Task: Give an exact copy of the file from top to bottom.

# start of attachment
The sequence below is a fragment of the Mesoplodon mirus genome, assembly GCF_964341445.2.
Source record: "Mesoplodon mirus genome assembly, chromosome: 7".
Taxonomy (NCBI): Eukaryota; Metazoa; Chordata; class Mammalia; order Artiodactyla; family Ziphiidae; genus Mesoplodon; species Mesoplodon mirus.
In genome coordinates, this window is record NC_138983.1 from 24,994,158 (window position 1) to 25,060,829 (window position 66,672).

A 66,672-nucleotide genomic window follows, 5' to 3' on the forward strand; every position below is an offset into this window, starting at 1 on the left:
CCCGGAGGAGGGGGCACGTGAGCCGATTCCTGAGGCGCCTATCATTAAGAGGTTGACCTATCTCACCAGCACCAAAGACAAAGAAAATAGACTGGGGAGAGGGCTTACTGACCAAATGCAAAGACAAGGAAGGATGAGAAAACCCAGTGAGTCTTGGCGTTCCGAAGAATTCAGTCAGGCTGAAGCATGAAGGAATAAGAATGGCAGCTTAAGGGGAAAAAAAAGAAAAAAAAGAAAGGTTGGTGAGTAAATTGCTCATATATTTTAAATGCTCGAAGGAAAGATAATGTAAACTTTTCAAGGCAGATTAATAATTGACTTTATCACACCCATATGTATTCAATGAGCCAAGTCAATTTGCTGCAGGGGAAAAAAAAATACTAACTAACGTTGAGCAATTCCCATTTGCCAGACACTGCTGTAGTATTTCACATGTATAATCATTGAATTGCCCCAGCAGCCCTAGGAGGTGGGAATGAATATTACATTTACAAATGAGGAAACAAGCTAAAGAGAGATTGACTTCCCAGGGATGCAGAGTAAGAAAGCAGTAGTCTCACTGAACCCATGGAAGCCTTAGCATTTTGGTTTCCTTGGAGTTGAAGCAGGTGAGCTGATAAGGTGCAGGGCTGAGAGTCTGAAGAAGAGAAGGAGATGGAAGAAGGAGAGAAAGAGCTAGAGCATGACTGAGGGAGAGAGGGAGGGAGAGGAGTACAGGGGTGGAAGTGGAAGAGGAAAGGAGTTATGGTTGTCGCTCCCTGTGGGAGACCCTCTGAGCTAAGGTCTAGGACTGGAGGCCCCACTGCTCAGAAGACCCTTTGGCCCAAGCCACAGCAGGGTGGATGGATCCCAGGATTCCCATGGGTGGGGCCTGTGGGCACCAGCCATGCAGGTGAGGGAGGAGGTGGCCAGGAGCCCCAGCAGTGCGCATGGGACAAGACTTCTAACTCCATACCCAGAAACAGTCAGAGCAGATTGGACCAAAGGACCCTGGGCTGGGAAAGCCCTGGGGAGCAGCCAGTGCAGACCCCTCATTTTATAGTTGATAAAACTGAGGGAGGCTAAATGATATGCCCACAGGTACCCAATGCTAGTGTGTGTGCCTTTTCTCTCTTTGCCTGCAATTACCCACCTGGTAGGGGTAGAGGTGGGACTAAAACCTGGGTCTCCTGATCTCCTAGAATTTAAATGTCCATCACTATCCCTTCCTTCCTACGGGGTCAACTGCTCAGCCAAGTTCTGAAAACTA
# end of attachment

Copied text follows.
The sequence below is a fragment of the Mesoplodon mirus genome, assembly GCF_964341445.2.
Source record: "Mesoplodon mirus genome assembly, chromosome: 7".
Taxonomy (NCBI): Eukaryota; Metazoa; Chordata; class Mammalia; order Artiodactyla; family Ziphiidae; genus Mesoplodon; species Mesoplodon mirus.
In genome coordinates, this window is record NC_138983.1 from 24,994,158 (window position 1) to 25,060,829 (window position 66,672).

A 66,672-nucleotide genomic window follows, 5' to 3' on the forward strand; every position below is an offset into this window, starting at 1 on the left:
CCCGGAGGAGGGGGCACGTGAGCCGATTCCTGAGGCGCCTATCATTAAGAGGTTGACCTATCTCACCAGCACCAAAGACAAAGAAAATAGACTGGGGAGAGGGCTTACTGACCAAATGCAAAGACAAGGAAGGATGAGAAAACCCAGTGAGTCTTGGCGTTCCGAAGAATTCAGTCAGGCTGAAGCATGAAGGAATAAGAATGGCAGCTTAAGGGGAAAAAAAAGAAAAAAAAGAAAGGTTGGTGAGTAAATTGCTCATATATTTTAAATGCTCGAAGGAAAGATAATGTAAACTTTTCAAGGCAGATTAATAATTGACTTTATCACACCCATATGTATTCAATGAGCCAAGTCAATTTGCTGCAGGGGAAAAAAAAATACTAACTAACGTTGAGCAATTCCCATTTGCCAGACACTGCTGTAGTATTTCACATGTATAATCATTGAATTGCCCCAGCAGCCCTAGGAGGTGGGAATGAATATTACATTTACAAATGAGGAAACAAGCTAAAGAGAGATTGACTTCCCAGGGATGCAGAGTAAGAAAGCAGTAGTCTCACTGAACCCATGGAAGCCTTAGCATTTTGGTTTCCTTGGAGTTGAAGCAGGTGAGCTGATAAGGTGCAGGGCTGAGAGTCTGAAGAAGAGAAGGAGATGGAAGAAGGAGAGAAAGAGCTAGAGCATGACTGAGGGAGAGAGGGAGGGAGAGGAGTACAGGGGTGGAAGTGGAAGAGGAAAGGAGTTATGGTTGTCGCTCCCTGTGGGAGACCCTCTGAGCTAAGGTCTAGGACTGGAGGCCCCACTGCTCAGAAGACCCTTTGGCCCAAGCCACAGCAGGGTGGATGGATCCCAGGATTCCCATGGGTGGGGCCTGTGGGCACCAGCCATGCAGGTGAGGGAGGAGGTGGCCAGGAGCCCCAGCAGTGCGCATGGGACAAGACTTCTAACTCCATACCCAGAAACAGTCAGAGCAGATTGGACCAAAGGACCCTGGGCTGGGAAAGCCCTGGGGAGCAGCCAGTGCAGACCCCTCATTTTATAGTTGATAAAACTGAGGGAGGCTAAATGATATGCCCACAGGTACCCAATGCTAGTGTGTGTGCCTTTTCTCTCTTTGCCTGCAATTACCCACCTGGTAGGGGTAGAGGTGGGACTAAAACCTGGGTCTCCTGATCTCCTAGAATTTAAATGTCCATCACTATCCCTTCCTTCCTACGGGGTCAACTGCTCAGCCAAGTTCTGAAAACTA